Table 3. Descriptive results regarding CVD risk factors depending occupational status at university, and the comparison between groups. 

Faculty n (%) ASS1 n (%) Student n (%) Faculty vs. ASS1 (p value) Faculty vs. Students (p value) ASS1 vs. Students (p value)
Total participants (n) 47 34 17
CVD risk factors
Overweight and Obesity 42 (89.4) 28 (82.4) 15 (88.2) 0.513 1 0.703
Waist circumference 15 (31.9) 18 (52.9) 9 (52.9) 0.050* 0.125 1
High Blood Pressure 8 (17.0) 7 (20.6) 7 (41.2) 0.683 0.091 0.183
Hypercholesterolemia 15 (31.9) 9 (26.5) 5 (29.4) 0.596 0.849 1
Hypertriglyceridemia 1 (2.1) 0 (0.0) 1 (5.9) 1 0.446 0.333
Type 2 Diabetes 1 (2.1) 1 (2.9) 3 (17.6) 1 0.054 0.102
Current Smoker 4 (9.5) 6 (21.4) 1 (5.9) 0.307 1 0.401
Sedentary Lifestyle 12 (25.5) 14 (41.2) 5 (29.4) 0.026* 0.511 0.305

1 ASS: Administration and Services Staff; *p value ≤0.05.

When analyzing the number of CVD risk factors in each category (Table 4), the 84.7% of the total sample had at least one risk factor, with most of them having three risk factors (33.7%), followed by two risk factors (20.4%) and by four risk factors (18.4%). When splitting the sample by sex, 85.7% of the men had at least one risk factor, with three risk factors being the most prevalent group (37.5%). Likewise, 83.3% of the women in the study had at least one risk factor, the majority having between two and three risk factors, 23.8% and 28.6% respectively. However, no significant differences were found by gender.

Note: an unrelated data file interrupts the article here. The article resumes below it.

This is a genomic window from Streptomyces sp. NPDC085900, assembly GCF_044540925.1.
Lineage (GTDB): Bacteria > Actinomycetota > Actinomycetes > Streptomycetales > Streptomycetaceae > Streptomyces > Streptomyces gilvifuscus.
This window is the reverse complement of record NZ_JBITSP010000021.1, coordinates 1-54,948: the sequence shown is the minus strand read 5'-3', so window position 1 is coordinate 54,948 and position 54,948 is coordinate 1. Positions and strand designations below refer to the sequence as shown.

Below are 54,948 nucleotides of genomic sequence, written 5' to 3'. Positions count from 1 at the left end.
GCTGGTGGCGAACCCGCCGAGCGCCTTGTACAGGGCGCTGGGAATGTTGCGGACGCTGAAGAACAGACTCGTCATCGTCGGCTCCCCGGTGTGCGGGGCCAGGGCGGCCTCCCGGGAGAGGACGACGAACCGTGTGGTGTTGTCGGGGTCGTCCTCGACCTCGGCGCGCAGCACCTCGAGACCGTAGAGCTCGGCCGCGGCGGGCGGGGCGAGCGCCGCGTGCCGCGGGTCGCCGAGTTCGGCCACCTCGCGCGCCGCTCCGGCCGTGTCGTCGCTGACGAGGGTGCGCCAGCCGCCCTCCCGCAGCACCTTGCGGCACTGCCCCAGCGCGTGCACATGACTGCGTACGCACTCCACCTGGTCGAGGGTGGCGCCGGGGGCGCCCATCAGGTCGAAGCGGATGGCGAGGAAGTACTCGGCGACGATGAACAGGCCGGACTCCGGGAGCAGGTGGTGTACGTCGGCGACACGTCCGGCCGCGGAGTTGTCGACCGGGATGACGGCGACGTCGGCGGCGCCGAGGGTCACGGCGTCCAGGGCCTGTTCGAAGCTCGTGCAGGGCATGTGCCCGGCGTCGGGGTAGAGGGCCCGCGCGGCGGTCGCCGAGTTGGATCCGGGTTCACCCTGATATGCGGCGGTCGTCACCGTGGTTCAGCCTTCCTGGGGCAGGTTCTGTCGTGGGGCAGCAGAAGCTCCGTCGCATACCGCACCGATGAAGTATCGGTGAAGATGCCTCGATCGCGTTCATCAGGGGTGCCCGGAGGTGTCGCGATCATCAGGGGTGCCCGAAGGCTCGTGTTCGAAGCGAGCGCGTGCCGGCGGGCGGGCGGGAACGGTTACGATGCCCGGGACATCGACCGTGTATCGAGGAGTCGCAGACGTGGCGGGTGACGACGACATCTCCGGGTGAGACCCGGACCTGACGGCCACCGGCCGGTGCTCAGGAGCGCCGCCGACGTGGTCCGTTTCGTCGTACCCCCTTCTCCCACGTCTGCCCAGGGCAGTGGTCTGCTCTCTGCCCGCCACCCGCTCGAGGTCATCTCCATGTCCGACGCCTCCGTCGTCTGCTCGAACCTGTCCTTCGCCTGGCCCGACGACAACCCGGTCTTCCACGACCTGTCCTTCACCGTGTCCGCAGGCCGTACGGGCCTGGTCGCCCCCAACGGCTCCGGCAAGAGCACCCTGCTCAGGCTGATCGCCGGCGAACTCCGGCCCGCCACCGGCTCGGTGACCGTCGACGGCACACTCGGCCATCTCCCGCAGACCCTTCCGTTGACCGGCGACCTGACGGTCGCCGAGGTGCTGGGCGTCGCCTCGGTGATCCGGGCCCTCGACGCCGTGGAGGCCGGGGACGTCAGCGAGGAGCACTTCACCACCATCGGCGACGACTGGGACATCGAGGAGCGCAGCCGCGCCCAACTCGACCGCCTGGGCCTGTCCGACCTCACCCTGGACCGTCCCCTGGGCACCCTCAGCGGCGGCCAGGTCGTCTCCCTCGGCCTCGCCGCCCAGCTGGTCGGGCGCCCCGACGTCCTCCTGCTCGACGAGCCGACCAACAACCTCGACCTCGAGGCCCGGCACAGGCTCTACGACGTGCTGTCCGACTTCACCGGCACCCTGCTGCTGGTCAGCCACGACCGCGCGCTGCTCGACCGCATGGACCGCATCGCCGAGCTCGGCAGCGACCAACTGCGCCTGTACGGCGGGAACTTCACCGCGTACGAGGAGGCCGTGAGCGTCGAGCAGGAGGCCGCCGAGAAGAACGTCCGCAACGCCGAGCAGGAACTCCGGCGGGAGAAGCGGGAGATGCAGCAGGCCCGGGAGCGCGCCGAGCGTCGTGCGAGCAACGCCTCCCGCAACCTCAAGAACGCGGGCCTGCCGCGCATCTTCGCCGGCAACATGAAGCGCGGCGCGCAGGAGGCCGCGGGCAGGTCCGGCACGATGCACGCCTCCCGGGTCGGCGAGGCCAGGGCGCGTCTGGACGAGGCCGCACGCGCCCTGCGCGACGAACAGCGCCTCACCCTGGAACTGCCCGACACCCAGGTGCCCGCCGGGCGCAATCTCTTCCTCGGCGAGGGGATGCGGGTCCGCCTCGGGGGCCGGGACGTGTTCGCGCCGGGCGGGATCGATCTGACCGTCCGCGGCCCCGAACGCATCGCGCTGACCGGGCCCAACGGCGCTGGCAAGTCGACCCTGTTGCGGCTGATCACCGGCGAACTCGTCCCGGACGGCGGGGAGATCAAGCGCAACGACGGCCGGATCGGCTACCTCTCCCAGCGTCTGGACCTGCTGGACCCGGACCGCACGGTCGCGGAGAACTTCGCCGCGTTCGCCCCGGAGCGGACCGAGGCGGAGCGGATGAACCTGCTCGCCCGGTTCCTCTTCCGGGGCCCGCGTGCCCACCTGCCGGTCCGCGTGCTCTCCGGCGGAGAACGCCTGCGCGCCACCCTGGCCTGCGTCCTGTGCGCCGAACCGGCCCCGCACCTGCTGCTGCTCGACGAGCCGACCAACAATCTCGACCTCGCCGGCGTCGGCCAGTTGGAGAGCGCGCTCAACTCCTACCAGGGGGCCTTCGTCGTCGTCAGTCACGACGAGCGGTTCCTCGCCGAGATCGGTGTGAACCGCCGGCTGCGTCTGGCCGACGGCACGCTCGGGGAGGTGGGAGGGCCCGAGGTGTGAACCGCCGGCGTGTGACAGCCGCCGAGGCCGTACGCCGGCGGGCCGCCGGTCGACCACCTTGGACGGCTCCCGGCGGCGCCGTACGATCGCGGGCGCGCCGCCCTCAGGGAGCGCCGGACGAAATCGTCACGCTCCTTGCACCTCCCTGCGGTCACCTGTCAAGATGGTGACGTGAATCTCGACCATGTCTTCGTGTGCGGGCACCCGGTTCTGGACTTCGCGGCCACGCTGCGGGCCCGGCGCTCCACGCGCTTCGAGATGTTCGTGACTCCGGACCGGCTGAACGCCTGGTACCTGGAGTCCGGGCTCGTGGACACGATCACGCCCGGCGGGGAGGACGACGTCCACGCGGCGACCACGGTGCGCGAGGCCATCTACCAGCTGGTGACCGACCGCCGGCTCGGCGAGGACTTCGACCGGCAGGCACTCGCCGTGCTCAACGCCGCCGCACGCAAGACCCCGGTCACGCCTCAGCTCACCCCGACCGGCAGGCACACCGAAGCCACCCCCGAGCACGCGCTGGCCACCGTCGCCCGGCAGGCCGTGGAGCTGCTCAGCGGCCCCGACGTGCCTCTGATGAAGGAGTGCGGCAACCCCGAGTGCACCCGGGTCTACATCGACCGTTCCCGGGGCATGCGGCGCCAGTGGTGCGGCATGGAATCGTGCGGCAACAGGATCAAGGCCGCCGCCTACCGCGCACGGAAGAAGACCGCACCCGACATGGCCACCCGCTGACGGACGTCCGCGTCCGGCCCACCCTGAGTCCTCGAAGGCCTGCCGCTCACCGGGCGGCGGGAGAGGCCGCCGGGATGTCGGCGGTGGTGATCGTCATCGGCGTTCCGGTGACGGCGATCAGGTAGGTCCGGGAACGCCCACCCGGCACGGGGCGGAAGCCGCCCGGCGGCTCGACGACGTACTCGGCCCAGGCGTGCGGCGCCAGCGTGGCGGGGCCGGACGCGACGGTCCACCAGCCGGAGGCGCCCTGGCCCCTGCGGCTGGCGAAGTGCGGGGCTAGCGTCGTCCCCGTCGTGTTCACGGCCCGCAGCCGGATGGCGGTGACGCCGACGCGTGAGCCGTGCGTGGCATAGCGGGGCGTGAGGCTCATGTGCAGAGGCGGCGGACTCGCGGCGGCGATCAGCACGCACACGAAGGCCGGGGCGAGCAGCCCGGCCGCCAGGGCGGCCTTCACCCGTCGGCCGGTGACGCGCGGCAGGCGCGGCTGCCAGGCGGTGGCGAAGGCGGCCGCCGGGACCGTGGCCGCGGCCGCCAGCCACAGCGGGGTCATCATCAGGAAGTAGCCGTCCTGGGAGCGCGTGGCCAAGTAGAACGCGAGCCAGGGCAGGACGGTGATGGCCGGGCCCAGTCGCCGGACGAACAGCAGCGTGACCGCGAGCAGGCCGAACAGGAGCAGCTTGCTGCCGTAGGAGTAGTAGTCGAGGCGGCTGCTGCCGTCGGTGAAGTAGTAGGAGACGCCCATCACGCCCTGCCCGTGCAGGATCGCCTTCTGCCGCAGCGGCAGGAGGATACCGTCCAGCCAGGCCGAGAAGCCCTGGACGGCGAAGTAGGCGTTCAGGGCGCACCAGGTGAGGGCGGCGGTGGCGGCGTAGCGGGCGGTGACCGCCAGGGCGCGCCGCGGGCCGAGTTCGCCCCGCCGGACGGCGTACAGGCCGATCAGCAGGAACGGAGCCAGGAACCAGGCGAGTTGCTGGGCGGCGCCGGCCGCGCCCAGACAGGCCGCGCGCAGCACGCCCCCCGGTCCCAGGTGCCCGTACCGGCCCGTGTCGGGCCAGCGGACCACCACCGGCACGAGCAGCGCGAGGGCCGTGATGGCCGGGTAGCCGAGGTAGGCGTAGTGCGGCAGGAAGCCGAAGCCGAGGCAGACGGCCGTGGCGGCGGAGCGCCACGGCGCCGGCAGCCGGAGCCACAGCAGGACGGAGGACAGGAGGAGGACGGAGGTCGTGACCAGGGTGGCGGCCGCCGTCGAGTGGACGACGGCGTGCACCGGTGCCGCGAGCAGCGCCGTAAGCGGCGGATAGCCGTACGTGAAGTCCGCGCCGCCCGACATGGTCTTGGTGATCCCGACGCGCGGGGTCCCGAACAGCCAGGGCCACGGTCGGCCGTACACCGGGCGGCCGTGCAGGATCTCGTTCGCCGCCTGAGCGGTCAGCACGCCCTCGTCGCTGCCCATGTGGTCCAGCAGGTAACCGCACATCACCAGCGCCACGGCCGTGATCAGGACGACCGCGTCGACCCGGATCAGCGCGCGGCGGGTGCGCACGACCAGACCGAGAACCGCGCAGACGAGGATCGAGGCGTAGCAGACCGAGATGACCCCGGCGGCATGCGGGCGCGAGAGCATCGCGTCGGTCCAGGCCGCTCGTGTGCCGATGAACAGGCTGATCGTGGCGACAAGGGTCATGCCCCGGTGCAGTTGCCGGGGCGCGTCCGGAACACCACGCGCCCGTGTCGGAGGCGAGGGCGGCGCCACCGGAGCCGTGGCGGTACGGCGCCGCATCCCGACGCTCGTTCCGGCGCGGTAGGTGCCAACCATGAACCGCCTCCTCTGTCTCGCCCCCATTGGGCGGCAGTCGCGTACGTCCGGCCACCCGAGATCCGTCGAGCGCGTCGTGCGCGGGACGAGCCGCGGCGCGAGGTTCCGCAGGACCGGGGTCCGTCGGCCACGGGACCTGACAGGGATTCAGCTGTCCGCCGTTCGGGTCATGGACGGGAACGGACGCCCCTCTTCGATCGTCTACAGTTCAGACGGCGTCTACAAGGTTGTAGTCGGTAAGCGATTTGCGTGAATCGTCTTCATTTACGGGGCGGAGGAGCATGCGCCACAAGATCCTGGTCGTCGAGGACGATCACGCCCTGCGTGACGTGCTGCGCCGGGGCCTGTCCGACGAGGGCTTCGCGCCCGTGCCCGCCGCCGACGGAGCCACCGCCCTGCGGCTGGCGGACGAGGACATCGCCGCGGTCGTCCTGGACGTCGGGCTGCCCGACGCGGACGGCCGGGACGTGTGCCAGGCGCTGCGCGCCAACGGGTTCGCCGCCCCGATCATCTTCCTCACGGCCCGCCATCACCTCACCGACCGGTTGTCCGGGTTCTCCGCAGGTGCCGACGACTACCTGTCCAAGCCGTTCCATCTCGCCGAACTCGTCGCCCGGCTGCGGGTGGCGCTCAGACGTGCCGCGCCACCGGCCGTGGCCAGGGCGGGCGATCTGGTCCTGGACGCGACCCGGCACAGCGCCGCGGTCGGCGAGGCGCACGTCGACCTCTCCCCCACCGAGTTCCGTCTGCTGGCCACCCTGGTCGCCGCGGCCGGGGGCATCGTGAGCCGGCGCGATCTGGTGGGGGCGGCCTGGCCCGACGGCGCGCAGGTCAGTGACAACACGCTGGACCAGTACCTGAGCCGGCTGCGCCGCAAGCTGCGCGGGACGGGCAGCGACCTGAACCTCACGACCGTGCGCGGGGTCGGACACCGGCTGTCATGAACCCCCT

Table 4. Descriptive results referring to the quantity of risk factors that the sample obtained depending on sexes. 

Number of risks factors Total n (%) Men n (%) Women n (%) p value
1 risk factor 7 (7.1) 5 (8.9) 2 (4.8) 0.696
2 risks factors 20 (20.4) 10 (17.8) 10 (23.8) 0.453
3 risks factors 33 (33.7) 21 (37.5) 12 (28.6) 0.379
4 risks factors 18 (18.4) 11 (19.6) 7 (16.7) 0.727
5 risks factors 3 (3.1) 1 (1.8) 2 (4.8) 0.392
6 risks factors 2 (2.0) 0 (0.0) 2 (4.8) 0.573

When comparing the occupation status, also described in detail in Table 5, it was found that 89.4% of the faculty had at least one risk factor, 44.7% of them located in the 3-risk factor group and just 10.6% located in the 4-risk factor group. On the other hand, only 73.5% of the ASS were found to have at least one risk factor, where 23.5% of them had three risk factors and 23.5% had four risk factors. While having three CVD risk factors is more prevalent in the faculty, having four CVD risk factors is more prevalent in the ASS. From the students’ group, 76.5% of them had at least one risk factor, with an equal distribution between having two risk factors and having four risk factors (23.5% for both) and followed by the students having three risk factors (17.6%). No one from our sample had seven risk factors.